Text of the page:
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My wife had two kids from a previous relationship. I helped raise them since they were toddlers. I consider them my children—I never use the word “step kids.” As far as I’m concerned, they’re mine, even though their father’s in the picture and picks them up every other weekend. They’re good kids—innocent and naïve—but a bit too obsessed with video games and YouTube, as with most kids their age. As a child, I couldn’t imagine choosing to sit indoors all day. But we live in a different time, I suppose.
They’re good kids. They don’t ask for much because they know we can’t afford much, but they do want things every now and then and it’s hard to look them in the eyes and tell them why they can’t get it. We’re broke. We can’t afford it. We’re poor. I’m a worthless bastard who’s failing you guys and your mother. Although they understand we can’t afford much, they still feel the pinch, the pain. You can see it in their eyes on occasion: disappointment—and it hurts.Part of me knows this is the point in life where my wife and I should use our poverty as a teachable moment. We live in a capitalistic society where we determine value and status by what we own and our ability to purchase mostly useless shit. We don’t put value in people—in empathy and kindness; instead, we’re judged by our credit scores and bank accounts, our homes and neighborhoods and cars. We try to find every opportunity to teach our kids—both boys—the value of people and how we dehumanize them, especially the working class and the poor, by putting too much emphasis on objects. But we do live in a capitalistic society—and every facet of our culture inculcates capitalism and the desire to own shit.
As long as we’re part of capitalism, everything we do reinforces it. We operate solely within it. It’s important to teach our kids the value of people, but we must also teach them how to play the game in order to succeed. We’re probably not going to witness a revolution by which capitalism collapses and something more egalitarian rises in the next few years. As automation rises, and the future for the working poor looks bleak, we’ve got to teach our kids how the world is, not how it ought to be. And the world—at least the western world—is built on the foundations of capitalism and consumerism. Hoping things improve for the better might feel nice, but to behave as if it’s inevitable is to act on delusion.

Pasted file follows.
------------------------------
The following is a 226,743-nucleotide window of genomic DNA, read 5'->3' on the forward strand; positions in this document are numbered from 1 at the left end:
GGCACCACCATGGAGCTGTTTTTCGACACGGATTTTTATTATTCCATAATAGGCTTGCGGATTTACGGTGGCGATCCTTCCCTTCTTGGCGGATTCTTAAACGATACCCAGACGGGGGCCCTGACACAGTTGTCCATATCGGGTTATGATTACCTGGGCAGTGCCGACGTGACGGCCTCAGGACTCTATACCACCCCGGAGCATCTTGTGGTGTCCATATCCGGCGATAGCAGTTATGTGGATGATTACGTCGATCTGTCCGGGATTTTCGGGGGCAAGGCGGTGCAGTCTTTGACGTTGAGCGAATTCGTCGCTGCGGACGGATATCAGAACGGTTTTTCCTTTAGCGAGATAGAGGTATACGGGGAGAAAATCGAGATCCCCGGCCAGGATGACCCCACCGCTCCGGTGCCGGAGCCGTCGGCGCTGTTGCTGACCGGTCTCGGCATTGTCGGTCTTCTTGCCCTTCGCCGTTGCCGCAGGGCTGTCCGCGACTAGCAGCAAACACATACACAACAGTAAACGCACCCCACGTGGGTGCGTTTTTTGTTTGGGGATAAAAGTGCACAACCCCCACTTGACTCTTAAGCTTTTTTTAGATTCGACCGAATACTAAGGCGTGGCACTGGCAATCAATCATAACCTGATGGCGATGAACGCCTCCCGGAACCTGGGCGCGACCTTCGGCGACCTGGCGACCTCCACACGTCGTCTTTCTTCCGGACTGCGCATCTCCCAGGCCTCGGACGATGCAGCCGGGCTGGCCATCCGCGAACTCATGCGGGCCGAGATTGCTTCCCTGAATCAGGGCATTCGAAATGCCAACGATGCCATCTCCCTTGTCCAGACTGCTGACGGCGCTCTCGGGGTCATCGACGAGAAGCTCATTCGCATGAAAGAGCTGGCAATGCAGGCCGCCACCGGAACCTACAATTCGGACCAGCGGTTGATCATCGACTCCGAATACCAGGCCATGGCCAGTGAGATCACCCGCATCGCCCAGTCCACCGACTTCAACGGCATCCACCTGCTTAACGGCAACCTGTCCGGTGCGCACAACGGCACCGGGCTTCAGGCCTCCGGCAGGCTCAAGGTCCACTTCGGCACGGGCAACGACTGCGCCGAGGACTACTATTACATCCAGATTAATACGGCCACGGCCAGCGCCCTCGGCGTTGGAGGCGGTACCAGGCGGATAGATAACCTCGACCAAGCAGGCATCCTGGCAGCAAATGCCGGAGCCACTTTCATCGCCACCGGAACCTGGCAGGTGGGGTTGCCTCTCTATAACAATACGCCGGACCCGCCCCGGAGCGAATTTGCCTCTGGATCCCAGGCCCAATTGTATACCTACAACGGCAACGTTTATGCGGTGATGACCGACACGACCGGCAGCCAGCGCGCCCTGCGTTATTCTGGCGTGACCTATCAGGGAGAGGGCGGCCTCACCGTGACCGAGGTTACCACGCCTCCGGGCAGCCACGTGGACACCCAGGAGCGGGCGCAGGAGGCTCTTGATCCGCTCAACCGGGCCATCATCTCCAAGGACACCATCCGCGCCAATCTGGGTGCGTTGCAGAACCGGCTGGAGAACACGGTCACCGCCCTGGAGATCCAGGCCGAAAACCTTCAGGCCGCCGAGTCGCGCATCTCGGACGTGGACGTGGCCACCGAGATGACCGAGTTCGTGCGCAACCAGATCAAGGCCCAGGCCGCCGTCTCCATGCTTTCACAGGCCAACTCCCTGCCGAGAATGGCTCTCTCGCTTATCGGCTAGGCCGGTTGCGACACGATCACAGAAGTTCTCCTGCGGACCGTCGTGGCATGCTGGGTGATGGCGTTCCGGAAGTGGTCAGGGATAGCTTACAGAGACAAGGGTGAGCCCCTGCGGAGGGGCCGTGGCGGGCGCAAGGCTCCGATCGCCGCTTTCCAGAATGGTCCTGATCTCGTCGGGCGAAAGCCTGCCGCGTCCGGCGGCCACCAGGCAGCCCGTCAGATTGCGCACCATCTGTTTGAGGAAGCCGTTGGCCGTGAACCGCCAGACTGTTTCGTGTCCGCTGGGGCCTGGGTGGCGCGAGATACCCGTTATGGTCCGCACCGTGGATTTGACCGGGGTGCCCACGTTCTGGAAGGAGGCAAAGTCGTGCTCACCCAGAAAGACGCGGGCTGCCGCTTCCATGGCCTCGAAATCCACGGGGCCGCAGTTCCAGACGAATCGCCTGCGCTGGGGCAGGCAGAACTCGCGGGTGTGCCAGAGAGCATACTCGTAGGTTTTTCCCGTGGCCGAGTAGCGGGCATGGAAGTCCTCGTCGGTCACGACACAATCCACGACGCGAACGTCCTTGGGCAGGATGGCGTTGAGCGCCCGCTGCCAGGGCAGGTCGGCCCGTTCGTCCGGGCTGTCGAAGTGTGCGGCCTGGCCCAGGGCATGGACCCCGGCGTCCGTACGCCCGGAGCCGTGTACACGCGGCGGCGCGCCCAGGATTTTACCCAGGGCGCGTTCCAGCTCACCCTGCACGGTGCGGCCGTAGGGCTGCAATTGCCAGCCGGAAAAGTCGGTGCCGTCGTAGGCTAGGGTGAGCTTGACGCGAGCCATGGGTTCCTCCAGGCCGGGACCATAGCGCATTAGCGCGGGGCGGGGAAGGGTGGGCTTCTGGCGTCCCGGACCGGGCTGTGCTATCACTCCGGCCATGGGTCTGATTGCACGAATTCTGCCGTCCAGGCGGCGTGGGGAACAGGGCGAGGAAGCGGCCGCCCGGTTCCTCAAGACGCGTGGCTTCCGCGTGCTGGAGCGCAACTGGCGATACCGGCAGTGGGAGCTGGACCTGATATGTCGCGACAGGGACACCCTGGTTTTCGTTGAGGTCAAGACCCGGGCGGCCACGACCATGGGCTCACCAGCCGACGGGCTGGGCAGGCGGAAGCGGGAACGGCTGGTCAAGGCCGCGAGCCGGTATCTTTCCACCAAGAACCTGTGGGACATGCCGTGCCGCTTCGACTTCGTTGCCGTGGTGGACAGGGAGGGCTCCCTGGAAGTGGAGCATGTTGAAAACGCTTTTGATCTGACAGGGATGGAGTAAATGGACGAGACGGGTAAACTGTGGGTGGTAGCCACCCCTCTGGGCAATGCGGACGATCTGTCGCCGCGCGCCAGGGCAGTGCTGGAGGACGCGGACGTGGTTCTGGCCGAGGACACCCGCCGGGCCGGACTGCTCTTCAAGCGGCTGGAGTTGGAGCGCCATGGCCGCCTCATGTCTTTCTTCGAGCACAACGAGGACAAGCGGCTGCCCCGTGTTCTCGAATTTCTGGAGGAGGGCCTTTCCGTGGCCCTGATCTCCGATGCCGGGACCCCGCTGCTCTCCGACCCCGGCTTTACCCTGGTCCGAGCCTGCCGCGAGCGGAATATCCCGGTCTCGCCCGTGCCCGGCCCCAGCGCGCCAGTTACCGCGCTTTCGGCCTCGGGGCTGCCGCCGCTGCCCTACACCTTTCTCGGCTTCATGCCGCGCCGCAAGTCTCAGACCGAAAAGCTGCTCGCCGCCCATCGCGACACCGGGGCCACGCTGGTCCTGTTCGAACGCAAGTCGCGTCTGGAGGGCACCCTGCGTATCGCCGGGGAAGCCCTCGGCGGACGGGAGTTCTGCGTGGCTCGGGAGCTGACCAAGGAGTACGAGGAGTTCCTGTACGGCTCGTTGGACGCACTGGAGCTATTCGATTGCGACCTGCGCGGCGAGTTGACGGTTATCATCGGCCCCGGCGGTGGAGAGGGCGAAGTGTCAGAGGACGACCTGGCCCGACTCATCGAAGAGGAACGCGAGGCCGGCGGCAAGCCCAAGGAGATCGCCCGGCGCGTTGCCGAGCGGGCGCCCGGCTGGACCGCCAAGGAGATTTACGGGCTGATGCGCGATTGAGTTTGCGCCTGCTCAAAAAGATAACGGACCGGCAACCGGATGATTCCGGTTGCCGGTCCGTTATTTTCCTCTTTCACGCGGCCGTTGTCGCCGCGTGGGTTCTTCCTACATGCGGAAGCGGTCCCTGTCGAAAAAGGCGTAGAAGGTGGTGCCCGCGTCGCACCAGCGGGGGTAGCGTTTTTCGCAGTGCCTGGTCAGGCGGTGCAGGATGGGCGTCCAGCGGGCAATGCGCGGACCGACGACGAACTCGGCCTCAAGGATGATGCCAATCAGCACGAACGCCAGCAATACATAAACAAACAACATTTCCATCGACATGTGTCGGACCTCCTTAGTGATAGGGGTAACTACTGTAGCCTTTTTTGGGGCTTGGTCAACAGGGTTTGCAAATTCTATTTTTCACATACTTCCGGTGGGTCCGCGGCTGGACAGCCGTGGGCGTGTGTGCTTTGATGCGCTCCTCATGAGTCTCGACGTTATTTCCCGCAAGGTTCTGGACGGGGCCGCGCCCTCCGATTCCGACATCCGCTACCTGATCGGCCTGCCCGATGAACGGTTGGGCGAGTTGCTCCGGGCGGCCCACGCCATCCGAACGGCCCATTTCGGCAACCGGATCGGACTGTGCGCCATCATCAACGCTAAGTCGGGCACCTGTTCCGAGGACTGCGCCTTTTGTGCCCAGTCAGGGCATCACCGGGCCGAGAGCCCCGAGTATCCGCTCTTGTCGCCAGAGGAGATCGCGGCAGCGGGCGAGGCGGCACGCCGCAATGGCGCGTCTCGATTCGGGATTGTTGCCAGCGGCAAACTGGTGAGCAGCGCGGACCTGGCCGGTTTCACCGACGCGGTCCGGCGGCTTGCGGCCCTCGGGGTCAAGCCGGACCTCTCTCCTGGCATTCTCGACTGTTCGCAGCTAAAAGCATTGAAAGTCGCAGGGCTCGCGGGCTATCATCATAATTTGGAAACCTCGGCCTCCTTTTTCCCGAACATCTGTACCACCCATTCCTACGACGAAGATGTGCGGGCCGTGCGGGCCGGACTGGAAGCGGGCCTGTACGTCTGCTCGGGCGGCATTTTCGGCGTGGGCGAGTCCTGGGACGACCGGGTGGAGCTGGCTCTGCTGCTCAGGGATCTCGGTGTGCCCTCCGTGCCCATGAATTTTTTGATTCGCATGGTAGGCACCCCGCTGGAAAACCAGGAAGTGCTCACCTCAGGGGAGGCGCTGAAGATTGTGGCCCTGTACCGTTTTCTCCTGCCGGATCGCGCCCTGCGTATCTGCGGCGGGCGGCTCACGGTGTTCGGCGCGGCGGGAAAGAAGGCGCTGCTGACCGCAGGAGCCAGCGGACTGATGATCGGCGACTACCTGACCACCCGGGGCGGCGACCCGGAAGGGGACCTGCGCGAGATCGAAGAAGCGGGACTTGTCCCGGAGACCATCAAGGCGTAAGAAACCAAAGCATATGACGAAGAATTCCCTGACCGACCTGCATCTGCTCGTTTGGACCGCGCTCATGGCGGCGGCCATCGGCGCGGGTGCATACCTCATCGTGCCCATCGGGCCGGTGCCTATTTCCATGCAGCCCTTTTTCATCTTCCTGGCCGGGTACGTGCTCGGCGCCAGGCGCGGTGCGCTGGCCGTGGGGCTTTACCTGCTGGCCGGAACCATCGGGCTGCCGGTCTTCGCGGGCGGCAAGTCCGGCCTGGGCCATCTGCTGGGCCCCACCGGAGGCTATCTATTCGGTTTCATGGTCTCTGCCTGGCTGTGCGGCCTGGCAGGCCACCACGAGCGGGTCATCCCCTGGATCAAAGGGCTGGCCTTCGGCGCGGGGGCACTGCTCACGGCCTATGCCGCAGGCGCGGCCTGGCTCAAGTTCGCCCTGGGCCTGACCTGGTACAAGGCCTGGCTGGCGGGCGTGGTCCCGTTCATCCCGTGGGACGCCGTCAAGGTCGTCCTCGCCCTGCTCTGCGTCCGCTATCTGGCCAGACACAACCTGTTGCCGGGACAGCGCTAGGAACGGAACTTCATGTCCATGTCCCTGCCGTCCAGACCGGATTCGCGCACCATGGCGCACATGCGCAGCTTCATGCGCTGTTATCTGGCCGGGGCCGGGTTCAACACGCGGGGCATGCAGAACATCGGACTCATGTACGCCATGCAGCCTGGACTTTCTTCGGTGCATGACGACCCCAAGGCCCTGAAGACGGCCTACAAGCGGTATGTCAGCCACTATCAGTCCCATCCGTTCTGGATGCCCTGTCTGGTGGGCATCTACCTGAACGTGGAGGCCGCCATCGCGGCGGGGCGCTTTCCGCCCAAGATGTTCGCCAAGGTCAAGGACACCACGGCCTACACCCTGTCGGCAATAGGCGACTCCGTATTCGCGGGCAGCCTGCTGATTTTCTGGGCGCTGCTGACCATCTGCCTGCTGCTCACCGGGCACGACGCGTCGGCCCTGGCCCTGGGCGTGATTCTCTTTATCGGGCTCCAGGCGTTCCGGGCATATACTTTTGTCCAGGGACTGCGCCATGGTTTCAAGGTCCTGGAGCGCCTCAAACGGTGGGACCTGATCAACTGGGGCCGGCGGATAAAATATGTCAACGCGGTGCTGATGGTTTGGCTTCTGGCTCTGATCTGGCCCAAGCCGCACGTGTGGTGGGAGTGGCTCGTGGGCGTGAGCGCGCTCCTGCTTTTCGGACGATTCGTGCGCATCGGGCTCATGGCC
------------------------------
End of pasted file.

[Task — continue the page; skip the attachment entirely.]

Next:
Do we want my kids to obsess over objects? Of course not. But at the same time they must learn to play by the rules in this game we’re stuck playing—and integrating yourself in groups with similar tastes, joys, obsessions, and so on is one game we play. I don’t want our kids to compete as consumers. But at the same time, I don’t want them to fall out of society altogether. So where’s the middle ground? Is there even a middle ground?
My wife grew up the only child to a single parent. Her mother struggled, even though she worked. Compared to my wife’s, my childhood was luxurious. Her dad was in and out of the picture. On occasion, he’d pop into her life and take her to Disneyland or buy her a CD player when it was a new and exciting piece of technology. But those extravagances didn’t occur often. For the most part, she and her mother lived hand to mouth, eating simple and basic food. Struggling to survive. They bounced from house to house, from apartment to apartment, rarely staying at the same place for more than one year—a leitmotif among the working poor. They held onto few possessions as a result of the constant moves, losing most from move-to-move.
Her experiences inculcated a sort of instability in life, one not necessarily compatible with accumulating material objects. As an adult, she doesn’t obsess over objects. She places little value, other than sentimental value, on things. She emphasizes people over objects. If something breaks—so what? If something’s lost—we can replace it. If something disappears—it’ll turn up; otherwise, we either didn’t need it to begin with or we can replace it. She’s a bighearted woman who cares little for objects.
In other words, she’s the opposite of me.
My parents didn’t divorce and I grew up in the same house. My familiarity with instability in some cases border on the non-existent whereas my wife’s experience guides her through some moments with grace. My anxiety spikes and chaos ensues as I assume the worst-case scenario looms on the horizon. She approaches situations with a sense of stressful ambivalence. It’ll work out, she seems to think, but that doesn’t mean I can’t stress about it. I, on the other hand, stress, stress, stress.
You can imagine the kind of tension such disparate approaches to life might generate.